4 Steps to making your first donor Retention Calendar


Our donors don’t give year after year.

Donors staying loyal is the exception, not the rule. According to Chuck Longfield, ten years ago the average retention rates of a newly acquired donor were roughly 33%.  Today it’s 27%.

What can we do about this?

Make a donor retention calendar to keep your donors loyal.

OK, donor retention isn’t part of your job description.

Your boss probably doesn’t religiously count how many donors were retained and how many were lost every year.

You just have to get money in, by any means necessary.

Meanwhile that grant needs to get written, that trade show with potential sponsors is next week and you’ve got to craft your pitch, not to mention that your big event is coming up in two months and there’s still so much to do!

There’s so much on your plate! How can you keep your head above water?

“Remember, good customer service is often just deciding what you’re going to be bad at, so that you can focus on the things that matter.” – Uncommon Service, by Frei & Morriss

Even though this quote is from a for-profit business book, I’d like to invite you to think of it as donor service. Remember, good donor service is just deciding what you’re going to be bad at.

Step One: Don’t focus on everyone!

Try focusing on

  • People who gave multiple times per year for the last two years.
  • People who give monthly
  • People who gave once a year for the last two years
  • Former board members (from the last two years)
  • Current volunteers

Another way to make this process less overwhelming is to decide different levels attention for different levels of donations.

Do you have a donations policy? Why not create a thanking policy?

Step Two: Make your donor retention more manageable by creating a thanking policy

Here are some examples of thanking policies:

1. Over $100 Check in the mail: Thank them with a phonecall & letter.

2. Over $1000 check in the mail: Call them up and see if you can go to coffee

3. Multi-year donor, thank them with a phonecall

4. Once a year thank-a-thon for all donors

5. Thank recent donors on the anniversary of their first donation, ask if they’d like to give again.

Step Three: Put it all together in your donor retention calendar

Once you know WHO to focus on, what does a donor retention calendar include?

  • Appeals
  • Surprise and delight tactics
  • Surveys
  • Friendraisers
  • Thank you notes
  • Monthly e-newsletter themes
  • Phone-a-thons
  • Thank-a-Thons
  • Volunteer Appreciation Days

BOTTOM LINE: Solicitations Calendar + Surveys + Event Calendar + E-News Calendar = Donor Retention Calendar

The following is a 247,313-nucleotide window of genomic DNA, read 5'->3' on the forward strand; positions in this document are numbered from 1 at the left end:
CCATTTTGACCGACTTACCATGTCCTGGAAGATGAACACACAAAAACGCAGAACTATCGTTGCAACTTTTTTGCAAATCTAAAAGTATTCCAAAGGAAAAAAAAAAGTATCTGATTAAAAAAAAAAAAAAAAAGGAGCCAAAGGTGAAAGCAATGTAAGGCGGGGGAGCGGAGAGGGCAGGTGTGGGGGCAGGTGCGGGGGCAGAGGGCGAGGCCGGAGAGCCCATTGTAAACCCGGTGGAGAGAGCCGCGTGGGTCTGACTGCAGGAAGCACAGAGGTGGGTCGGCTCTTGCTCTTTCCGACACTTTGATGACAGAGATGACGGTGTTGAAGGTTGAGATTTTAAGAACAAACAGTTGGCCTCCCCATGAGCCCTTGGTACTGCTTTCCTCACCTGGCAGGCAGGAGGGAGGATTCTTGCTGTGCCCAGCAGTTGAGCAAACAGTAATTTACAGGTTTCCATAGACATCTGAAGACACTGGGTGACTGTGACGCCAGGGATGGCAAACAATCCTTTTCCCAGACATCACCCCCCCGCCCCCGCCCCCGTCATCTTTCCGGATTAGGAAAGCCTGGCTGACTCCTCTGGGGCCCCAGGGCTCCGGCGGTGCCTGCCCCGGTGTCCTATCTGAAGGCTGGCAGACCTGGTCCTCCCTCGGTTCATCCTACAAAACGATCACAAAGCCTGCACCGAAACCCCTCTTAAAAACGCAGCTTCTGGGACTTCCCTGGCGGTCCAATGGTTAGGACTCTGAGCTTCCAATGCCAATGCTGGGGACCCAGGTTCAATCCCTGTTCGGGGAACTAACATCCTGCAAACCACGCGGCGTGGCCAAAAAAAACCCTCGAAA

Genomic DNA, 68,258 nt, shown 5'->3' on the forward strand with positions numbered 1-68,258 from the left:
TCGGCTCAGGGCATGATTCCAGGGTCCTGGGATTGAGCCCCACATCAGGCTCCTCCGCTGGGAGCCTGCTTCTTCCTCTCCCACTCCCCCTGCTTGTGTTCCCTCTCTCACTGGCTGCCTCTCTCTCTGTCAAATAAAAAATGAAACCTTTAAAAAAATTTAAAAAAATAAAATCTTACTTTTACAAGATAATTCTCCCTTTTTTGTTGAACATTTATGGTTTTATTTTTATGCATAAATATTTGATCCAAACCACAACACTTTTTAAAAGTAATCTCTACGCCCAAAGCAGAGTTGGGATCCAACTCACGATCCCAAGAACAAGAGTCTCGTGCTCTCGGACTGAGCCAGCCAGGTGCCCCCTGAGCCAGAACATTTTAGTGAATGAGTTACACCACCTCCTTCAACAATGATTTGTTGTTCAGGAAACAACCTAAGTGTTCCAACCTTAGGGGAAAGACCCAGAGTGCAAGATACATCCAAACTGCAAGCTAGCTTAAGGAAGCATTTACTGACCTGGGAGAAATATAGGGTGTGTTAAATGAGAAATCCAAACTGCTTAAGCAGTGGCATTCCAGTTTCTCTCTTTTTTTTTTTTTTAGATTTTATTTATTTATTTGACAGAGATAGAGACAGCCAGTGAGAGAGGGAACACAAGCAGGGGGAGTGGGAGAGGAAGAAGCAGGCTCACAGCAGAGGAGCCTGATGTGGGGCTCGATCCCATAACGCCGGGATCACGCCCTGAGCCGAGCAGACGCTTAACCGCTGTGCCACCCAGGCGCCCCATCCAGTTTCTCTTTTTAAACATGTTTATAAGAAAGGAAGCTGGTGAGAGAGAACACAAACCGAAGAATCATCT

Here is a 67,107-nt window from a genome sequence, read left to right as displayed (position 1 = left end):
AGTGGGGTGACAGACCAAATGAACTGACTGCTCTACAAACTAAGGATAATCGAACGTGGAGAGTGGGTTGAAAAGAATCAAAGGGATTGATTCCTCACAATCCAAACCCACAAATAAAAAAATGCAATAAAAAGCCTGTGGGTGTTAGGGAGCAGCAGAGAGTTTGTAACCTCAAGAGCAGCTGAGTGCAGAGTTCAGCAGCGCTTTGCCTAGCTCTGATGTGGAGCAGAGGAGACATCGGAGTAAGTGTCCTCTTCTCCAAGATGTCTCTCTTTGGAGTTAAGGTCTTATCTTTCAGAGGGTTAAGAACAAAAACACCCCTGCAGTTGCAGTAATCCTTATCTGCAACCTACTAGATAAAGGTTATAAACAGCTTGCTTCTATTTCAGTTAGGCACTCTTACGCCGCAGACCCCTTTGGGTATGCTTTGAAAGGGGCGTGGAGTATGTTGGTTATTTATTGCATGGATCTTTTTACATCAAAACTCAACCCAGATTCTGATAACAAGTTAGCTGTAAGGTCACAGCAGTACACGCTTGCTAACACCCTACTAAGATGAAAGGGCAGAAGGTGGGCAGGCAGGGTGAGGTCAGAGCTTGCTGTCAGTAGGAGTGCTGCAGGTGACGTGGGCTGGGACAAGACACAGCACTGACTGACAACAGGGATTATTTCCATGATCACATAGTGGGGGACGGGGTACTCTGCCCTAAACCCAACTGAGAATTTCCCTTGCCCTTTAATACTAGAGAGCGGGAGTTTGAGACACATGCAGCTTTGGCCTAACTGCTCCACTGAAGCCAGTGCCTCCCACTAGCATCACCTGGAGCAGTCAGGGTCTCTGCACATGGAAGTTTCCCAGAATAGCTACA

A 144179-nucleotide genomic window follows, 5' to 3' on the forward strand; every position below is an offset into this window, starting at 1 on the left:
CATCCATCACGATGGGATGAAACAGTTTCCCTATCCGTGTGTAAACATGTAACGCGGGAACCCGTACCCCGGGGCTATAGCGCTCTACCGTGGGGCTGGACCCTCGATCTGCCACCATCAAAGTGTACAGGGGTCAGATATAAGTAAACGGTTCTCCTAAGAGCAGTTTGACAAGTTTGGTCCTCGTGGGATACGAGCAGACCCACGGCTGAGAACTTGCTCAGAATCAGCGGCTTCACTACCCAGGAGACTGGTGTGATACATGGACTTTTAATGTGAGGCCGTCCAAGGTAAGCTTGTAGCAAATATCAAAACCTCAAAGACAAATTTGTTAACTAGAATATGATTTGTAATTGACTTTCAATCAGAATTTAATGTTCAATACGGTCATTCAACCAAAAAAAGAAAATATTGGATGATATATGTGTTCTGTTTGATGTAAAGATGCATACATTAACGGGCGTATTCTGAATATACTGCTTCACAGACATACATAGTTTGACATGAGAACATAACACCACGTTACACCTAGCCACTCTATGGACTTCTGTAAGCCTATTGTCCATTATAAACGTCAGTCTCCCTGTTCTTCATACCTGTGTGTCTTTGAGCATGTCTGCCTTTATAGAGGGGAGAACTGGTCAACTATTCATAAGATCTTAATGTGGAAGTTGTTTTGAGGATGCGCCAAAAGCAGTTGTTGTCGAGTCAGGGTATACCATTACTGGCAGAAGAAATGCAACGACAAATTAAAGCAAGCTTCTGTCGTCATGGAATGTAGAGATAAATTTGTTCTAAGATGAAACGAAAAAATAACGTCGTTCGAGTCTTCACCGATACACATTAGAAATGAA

How can you fit all of these extra donor retention tasks into your already busy schedule?

You need to start having the conversation with your board, your volunteers, and other staff, that EVERYONE needs to be taking responsibility for fundraising.

On a personal level, try something that looks like this:

Step four: Putting in action Day to Day

Monday tasks: Coffee with a donor

Tuesday: Email a donor

 Wednesday: Call a donor

Thursday: Thank a donor with a note

Friday: Write up all donor touches, add to board report

If you’d like to get started on a systematic way to keep your donors, I have an e-course called Secrets of Keeping Your Donors that you might like, starting on March 28th, 2014. Go here to check it out!

NOTE: This post first appeared on the NPEngage blog on March 17th, 2014.

Want to learn more about how to keep your donors?

Take the Keeping Your Donors Course, starting this month on March 27th. Click here to learn more!



Mazarine Treyz is the author of The Wild Woman’s Guide to Fundraising, called one of the Top 10 books of 2010 by Beth Kanter, author of the Networked Nonprofit. Her second book is The Wild Woman’s Guide to Social Media, published 2012, given a 5 star rating by Her latest book, Get the Job! Your Fundraising Career Empowerment Guide, was given a 5 star review by

In 2000 Mazarine was an intern for Planned Parenthood Federation of America. In 2003 Mazarine wrote her first grants for Indonesian nonprofit Yayasan Emmanuel. In 2005 she co-founded a nonprofit called “The Moon Balloon Project” on the south shore of Boston, MA. Since that time she has raised over $1M for various local, national, and international nonprofits with appeals, emails, grants, sponsorships, and more.

From 2011 to 2013 Mazarine Treyz trained over 3,000 nonprofit professionals to succeed. She would love to train your nonprofit to succeed in fundraising.

Posted in